80 Years of Superman was released by DC in April 2018 as a companion collection to go with the Action Comics #1000. It collects 21 Superman and related stories from different decades, starting from the very first appearance in Action Comics #1 and up to modern day, and it even includes one never before published Superman story from 1945 by Jerry Siegel and Joe Shuster, the creators of the character. It also includes 8 essays from famous comics people about Superman, his legacy, his origin and hi 80 Years of Superman was released by DC in April 2018 as a companion collection to go with the Action Comics #1000. It collects 21 Superman and related stories from different decades, starting from the very first appearance in Action Comics #1 and up to modern day, and it even includes one never before published Superman story from 1945 by Jerry Siegel and Joe Shuster, the creators of the character. It also includes 8 essays from famous comics people about Superman, his legacy, his origin and his creators. I was on the fence about getting this collection — after all, I usually struggle with older comics, and more than half of this collection consists of the material written in 30's–70's. That said, the Golden, Silver and Bronze Age comics in this book were actually the comics I enjoyed the most, not only because they show a clear progression of Superman as a character, but because they are also surprisingly fun. Siegel and Shuster’s original Superman work reads incredibly well for something that was written in late 30’s–early 40’s — it's not extremely wordy, the remastered artwork looks nice, and the stories, while definitely showing their age, are still perfectly enjoyable. In Action Comics #1, Superman's very first heroic feats include stopping a wrongful execution, saving a woman from her violent husband and rescuing Lois Lane who got kidnapped by gangsters. At this time, there was no planet Krypton (though he was an alien from the very beginning), no Smallville, no ma and pa Kent, and Superman didn't have the ability to fly — he could only leap extra-long distances. But right in the first issue there is Clark Kent the reporter, Lois Lane as his rivalling colleague, and the Superman who took no crap from any lowlife criminal. He was much simpler, younger, angrier, but in general, it's amazing how much Siegel and Shuster got right on their very first try. It was also interesting seeing this original version of the character and realising that that's where Grant Morrison's take in his superb but underrated Action Comics run came from. It makes sense to me, because that's the beginning of the road for Clark as a protector of the people — just a young man with extraordinary powers, so fed up by injustice that he decides to do everything in his power to stop it. In the next couple of decades, Superman evolved into pretty much the character we would all recognise. Golden Age was the time of war, and Superman's adventures were very down to earth — a mobster here, a corrupt government official there, maybe an occasional train heist, and of course the nazis. But as Golden Age passed and Silver Age began, Superman’s adventures became more and more extravagant and sci-fi oriented. He started fighting aliens and mad scientists, he mastered time-travel, started flying to space and visiting other planets, fully explored his Kryptonian past, built his Fortress of Solitude and populated it with wondrous creatures and souvenirs from his incredible adventures. His Super-family began to expand, as well, most notably with the introduction of Supergirl. Different writers and artists started working on the title, too. I especially enjoyed Otto Binder’s introduction of Brainiac in Action #242, an excellent comic from 1958 that reads almost as as well today. Superman was doing really well up until the 80's, when several things happened to disrupt his popularity. Batman and Superman were more or less always good friends up until then, but Frank Miller's Dark Knight Returns put an end to that by making Batman defeat Superman — not only in the comic, but in the eyes of the public, as well. A travesty, if you ask me, but what can you do. Then came the great reboot of the DC universe called Crisis on Infinite Earths, an event that destroyed pretty much all the previous history of pretty much every character — a successful event of its time, but the one that took all the rich history away from Supes. And Crisis led to John Byrne's long tenure writing Superman, which is generally well loved, but you can tell that something has changed — Superman's confidence and heroism faded away, replaced by doubt, angst and insecurity. Superman now had to prove his worth, it wasn't presumed. And the whiff of this sea change is apparent in this collection once stories from the 80's, 90's and 00's start rolling in. Instead of fun Superman adventures from the last 50 years, the comics started to be about Superman himself, and why he's important — through deconstruction, body swapping or role reversal, every writer felt their need to say that Superman was still cool and necessary, but not a lot of people actually could or did write him like that. It's sad to realise that one of the best characters in the history of comics was subverted so much by one very angry writer and a string of unfortunate events. The collection ends on Grant Morrison's Action Comics #0 from New52. Not the best issue from his run, but a good fit for this collection, and much better than the stories from Byrne, Stern and Kelly that come before it. The book also collects multiple essays from some of the smartest and most experienced people in comics, literature and journalism, like Paul Levitz, Jules Feiffer, Tom DeHaven, Marv Wolfman (who is also personally responsible for saving that never-published Superman story from 1945 — a fascinating story of how that happened is included in his essay), Larry Tye and Gene Luen Yang. I loved reading all of these because every person knows a bit of Superman's history and has their own unique perspective on him and his influence (for example, Jules Feiffer read Action Comics #1 when it first came out — and it's still vivid in his memory, 80 years since!). Laura Siegel Larson, Jerry Siegel's daughter, also contributes a piece about her father's life and work, and it's such a sweet, inspiring and sentimental read. This collection won't be for everyone, but it certainly was for me. If you are a hopeless Superman fan and apologist like I am, at the very least this collection will be an excellent educational material. Surprisingly enough though, I also found it to be a great read, because — who knew — Superman was awesome from day one, and nobody will ever take that away from him. Once again, I say happy birthday to my favourite character.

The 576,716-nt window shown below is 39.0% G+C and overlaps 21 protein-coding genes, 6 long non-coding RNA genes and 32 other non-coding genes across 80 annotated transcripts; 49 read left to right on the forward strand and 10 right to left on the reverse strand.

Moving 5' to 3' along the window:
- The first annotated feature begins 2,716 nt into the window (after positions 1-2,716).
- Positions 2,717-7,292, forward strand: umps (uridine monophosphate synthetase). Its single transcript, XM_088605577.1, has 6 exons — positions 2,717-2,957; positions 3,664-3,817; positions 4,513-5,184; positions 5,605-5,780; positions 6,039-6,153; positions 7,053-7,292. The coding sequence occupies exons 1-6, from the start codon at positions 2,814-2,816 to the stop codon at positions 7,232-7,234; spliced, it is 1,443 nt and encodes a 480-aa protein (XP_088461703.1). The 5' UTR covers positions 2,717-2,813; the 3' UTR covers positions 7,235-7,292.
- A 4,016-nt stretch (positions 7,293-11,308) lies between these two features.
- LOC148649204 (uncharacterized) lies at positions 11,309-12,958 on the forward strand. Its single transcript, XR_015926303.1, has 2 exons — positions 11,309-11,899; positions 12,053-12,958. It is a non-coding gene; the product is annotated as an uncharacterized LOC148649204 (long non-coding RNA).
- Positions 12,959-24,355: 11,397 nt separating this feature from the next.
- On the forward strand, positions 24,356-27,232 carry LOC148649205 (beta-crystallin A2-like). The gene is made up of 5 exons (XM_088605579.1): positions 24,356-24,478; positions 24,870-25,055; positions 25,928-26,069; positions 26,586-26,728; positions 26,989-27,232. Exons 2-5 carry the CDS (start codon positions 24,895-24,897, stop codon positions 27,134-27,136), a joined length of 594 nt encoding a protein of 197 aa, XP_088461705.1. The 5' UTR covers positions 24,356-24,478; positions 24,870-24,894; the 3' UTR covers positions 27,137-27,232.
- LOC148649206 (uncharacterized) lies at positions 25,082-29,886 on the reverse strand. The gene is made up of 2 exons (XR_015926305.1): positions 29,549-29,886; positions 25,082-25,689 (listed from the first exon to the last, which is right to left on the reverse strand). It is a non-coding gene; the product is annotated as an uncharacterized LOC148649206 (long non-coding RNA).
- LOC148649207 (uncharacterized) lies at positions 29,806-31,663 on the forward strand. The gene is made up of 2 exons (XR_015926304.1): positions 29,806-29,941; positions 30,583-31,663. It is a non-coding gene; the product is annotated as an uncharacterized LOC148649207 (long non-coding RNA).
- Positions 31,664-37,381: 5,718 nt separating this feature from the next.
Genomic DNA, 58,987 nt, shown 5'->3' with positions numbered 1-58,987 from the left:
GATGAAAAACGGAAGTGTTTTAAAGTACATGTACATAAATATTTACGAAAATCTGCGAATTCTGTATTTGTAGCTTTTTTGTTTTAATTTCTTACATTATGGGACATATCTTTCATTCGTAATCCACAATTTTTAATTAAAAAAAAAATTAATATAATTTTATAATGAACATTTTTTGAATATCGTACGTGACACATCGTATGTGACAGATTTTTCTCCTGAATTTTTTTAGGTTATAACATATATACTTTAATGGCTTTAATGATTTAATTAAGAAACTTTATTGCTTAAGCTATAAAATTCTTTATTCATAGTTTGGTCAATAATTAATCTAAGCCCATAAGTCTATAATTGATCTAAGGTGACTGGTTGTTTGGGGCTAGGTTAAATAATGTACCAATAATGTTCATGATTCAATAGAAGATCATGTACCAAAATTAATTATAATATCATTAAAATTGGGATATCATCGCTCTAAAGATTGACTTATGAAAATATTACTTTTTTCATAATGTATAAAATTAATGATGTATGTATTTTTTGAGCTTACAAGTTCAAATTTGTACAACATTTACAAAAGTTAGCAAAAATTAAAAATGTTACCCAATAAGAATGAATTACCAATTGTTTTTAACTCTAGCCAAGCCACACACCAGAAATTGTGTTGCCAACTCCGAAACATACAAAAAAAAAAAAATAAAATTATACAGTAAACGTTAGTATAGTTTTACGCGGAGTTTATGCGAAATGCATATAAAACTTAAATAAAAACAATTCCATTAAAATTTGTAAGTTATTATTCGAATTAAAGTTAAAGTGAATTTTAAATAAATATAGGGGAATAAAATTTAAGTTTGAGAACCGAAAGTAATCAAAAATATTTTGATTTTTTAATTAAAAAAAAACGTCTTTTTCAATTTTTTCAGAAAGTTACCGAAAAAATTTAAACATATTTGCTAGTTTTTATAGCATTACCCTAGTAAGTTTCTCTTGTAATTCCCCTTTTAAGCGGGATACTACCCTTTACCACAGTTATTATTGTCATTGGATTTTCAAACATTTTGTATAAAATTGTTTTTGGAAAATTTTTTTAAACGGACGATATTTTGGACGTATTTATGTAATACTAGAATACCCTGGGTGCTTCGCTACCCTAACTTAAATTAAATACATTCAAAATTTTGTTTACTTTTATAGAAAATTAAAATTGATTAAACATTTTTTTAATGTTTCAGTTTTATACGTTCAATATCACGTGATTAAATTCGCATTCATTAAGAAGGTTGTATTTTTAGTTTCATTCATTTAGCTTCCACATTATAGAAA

4. 4 out of 5